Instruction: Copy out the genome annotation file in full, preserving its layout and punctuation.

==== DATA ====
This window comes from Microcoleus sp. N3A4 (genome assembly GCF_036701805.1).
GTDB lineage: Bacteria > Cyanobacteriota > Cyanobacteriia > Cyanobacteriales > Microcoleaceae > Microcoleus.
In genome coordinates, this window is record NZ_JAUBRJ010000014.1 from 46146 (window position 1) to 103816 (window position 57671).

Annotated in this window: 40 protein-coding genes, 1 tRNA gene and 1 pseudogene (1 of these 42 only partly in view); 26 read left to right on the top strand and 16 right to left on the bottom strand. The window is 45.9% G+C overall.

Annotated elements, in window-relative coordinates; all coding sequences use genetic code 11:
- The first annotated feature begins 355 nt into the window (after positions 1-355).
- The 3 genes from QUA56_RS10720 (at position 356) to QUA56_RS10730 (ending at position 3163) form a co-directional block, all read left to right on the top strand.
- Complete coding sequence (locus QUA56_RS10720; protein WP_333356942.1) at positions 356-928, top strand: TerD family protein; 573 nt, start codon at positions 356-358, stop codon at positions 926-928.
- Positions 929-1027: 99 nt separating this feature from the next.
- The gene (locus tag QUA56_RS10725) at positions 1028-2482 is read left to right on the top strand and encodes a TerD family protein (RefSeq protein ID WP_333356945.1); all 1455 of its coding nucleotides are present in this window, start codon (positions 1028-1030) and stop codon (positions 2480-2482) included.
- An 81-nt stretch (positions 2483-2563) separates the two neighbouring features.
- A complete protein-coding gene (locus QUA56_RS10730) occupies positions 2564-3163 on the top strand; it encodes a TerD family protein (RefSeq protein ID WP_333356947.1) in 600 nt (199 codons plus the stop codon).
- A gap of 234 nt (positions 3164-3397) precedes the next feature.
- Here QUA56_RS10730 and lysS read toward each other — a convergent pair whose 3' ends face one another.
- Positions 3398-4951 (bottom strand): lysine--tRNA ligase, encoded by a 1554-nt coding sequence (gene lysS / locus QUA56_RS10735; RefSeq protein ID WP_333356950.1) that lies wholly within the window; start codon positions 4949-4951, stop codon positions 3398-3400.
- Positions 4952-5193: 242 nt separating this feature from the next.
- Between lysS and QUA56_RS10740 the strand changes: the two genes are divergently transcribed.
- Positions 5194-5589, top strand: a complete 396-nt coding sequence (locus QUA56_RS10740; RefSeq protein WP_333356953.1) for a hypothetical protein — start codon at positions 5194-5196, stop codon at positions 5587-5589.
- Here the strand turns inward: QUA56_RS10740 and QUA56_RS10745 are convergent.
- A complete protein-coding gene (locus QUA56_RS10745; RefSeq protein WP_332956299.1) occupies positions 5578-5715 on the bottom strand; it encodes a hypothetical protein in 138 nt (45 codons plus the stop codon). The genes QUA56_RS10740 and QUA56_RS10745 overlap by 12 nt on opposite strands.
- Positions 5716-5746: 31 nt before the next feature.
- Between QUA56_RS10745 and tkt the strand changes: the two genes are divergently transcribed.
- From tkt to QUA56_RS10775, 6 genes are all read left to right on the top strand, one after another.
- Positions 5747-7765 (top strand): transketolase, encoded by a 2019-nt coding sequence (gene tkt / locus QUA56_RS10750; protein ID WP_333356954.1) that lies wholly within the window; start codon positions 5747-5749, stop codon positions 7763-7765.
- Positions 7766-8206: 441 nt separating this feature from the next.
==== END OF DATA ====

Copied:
This window comes from Microcoleus sp. N3A4 (genome assembly GCF_036701805.1).
GTDB lineage: Bacteria > Cyanobacteriota > Cyanobacteriia > Cyanobacteriales > Microcoleaceae > Microcoleus.
In genome coordinates, this window is record NZ_JAUBRJ010000014.1 from 46146 (window position 1) to 103816 (window position 57671).

Annotated in this window: 40 protein-coding genes, 1 tRNA gene and 1 pseudogene (1 of these 42 only partly in view); 26 read left to right on the top strand and 16 right to left on the bottom strand. The window is 45.9% G+C overall.

Annotated elements, in window-relative coordinates; all coding sequences use genetic code 11:
- The first annotated feature begins 355 nt into the window (after positions 1-355).
- The 3 genes from QUA56_RS10720 (at position 356) to QUA56_RS10730 (ending at position 3163) form a co-directional block, all read left to right on the top strand.
- Complete coding sequence (locus QUA56_RS10720; protein WP_333356942.1) at positions 356-928, top strand: TerD family protein; 573 nt, start codon at positions 356-358, stop codon at positions 926-928.
- Positions 929-1027: 99 nt separating this feature from the next.
- The gene (locus tag QUA56_RS10725) at positions 1028-2482 is read left to right on the top strand and encodes a TerD family protein (RefSeq protein ID WP_333356945.1); all 1455 of its coding nucleotides are present in this window, start codon (positions 1028-1030) and stop codon (positions 2480-2482) included.
- An 81-nt stretch (positions 2483-2563) separates the two neighbouring features.
- A complete protein-coding gene (locus QUA56_RS10730) occupies positions 2564-3163 on the top strand; it encodes a TerD family protein (RefSeq protein ID WP_333356947.1) in 600 nt (199 codons plus the stop codon).
- A gap of 234 nt (positions 3164-3397) precedes the next feature.
- Here QUA56_RS10730 and lysS read toward each other — a convergent pair whose 3' ends face one another.
- Positions 3398-4951 (bottom strand): lysine--tRNA ligase, encoded by a 1554-nt coding sequence (gene lysS / locus QUA56_RS10735; RefSeq protein ID WP_333356950.1) that lies wholly within the window; start codon positions 4949-4951, stop codon positions 3398-3400.
- Positions 4952-5193: 242 nt separating this feature from the next.
- Between lysS and QUA56_RS10740 the strand changes: the two genes are divergently transcribed.
- Positions 5194-5589, top strand: a complete 396-nt coding sequence (locus QUA56_RS10740; RefSeq protein WP_333356953.1) for a hypothetical protein — start codon at positions 5194-5196, stop codon at positions 5587-5589.
- Here the strand turns inward: QUA56_RS10740 and QUA56_RS10745 are convergent.
- A complete protein-coding gene (locus QUA56_RS10745; RefSeq protein WP_332956299.1) occupies positions 5578-5715 on the bottom strand; it encodes a hypothetical protein in 138 nt (45 codons plus the stop codon). The genes QUA56_RS10740 and QUA56_RS10745 overlap by 12 nt on opposite strands.
- Positions 5716-5746: 31 nt before the next feature.
- Between QUA56_RS10745 and tkt the strand changes: the two genes are divergently transcribed.
- From tkt to QUA56_RS10775, 6 genes are all read left to right on the top strand, one after another.
- Positions 5747-7765 (top strand): transketolase, encoded by a 2019-nt coding sequence (gene tkt / locus QUA56_RS10750; protein ID WP_333356954.1) that lies wholly within the window; start codon positions 5747-5749, stop codon positions 7763-7765.
- Positions 7766-8206: 441 nt separating this feature from the next.